Prof. John Raven FRS - What global environmental change might do to phytoplankton
Effects of global environmental change on the surface ocean include increased dissolved carbon dioxide, with implications for the rest of the inorganic carbon-proton-hydroxyl ion system, increased surface ocean temperature with shoaling of the thermocline, and increased subsurface hypoxic zones. These changes will increase the inorganic carbon availability for photosynthesis but decrease the possibility of production and (especially) retention of calcified skeletons, increased mean photosynthetically active and ultraviolet radiation, and decreased availability of phosphorus and of combined nitrogen. The outcomes will probably be increased phytoplankton productivity at high latitudes and a decrease. Further work is needed to determine the effects of the multiple environmental changes on the present genotypes of phytoplankton (acclimation), and on genetic (adaptive) changes to phytoplankton.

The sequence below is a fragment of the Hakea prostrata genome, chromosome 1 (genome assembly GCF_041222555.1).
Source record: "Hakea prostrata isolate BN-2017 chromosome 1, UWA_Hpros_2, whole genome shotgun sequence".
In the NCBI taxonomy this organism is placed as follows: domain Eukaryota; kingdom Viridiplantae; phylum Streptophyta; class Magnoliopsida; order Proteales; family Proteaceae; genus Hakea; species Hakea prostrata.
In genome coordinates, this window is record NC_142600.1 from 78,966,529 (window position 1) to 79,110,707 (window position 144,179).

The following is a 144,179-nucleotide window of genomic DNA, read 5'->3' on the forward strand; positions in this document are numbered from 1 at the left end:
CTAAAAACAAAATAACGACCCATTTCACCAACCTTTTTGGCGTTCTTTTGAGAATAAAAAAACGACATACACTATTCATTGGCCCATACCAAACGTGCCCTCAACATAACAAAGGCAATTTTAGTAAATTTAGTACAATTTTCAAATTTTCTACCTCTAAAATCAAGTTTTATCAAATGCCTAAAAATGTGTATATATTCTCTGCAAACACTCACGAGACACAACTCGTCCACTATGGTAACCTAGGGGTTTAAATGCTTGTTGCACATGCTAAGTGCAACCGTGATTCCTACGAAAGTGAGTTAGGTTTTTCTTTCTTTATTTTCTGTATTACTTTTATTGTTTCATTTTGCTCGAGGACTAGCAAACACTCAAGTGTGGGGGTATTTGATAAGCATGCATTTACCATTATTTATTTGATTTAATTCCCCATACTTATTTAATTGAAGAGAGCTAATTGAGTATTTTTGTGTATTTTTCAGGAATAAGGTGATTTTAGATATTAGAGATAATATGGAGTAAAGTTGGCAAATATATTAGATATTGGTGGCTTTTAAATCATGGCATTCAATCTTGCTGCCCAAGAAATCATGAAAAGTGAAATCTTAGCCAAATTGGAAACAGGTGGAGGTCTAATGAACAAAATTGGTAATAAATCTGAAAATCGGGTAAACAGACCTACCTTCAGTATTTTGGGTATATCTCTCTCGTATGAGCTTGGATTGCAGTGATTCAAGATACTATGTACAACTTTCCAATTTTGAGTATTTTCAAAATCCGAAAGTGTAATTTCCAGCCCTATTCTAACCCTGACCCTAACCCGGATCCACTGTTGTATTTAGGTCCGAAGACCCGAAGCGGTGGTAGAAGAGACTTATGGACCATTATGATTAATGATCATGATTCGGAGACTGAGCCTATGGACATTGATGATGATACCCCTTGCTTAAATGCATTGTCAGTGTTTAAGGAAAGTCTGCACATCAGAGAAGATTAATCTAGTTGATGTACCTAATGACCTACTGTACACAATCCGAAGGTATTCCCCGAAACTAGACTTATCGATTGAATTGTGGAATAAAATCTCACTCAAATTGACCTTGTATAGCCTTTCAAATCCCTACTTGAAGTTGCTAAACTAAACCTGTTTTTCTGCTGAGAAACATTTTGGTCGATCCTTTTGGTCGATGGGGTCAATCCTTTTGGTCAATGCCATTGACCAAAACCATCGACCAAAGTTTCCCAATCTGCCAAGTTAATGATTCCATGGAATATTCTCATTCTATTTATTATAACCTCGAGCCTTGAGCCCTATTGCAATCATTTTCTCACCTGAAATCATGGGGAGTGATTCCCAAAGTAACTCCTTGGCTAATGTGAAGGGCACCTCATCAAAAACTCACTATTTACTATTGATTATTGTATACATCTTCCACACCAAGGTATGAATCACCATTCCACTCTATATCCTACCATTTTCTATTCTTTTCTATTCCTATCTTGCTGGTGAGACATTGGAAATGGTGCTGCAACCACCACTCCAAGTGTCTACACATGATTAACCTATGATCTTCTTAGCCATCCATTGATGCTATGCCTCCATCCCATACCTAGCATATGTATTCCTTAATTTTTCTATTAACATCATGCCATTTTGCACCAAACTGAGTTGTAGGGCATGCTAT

Prof Raven is a member of the Royal Society of London and the Royal Society of Edinburgh. He graduated with a PhD. from Cambridge University and has been a leading researcher plant research, with specific emphasis on algae, for almost 40 years. He is currently the Boyd-Baxter Professor of Biology at Dundee University and a member of staff at the Scottish Crop Research Institute. In 2005, Prof Raven was the chair of the Ocean acidification Royal Society Report. His research interests a very broad including climate change, biogeochemical cycles, astrobiology and evolution.
Doney et al. 2009 in Annual Review of Marine Sciences 1: 169-192
Steinacher et al. 2010 in Biogesciuences 7: 979-1005.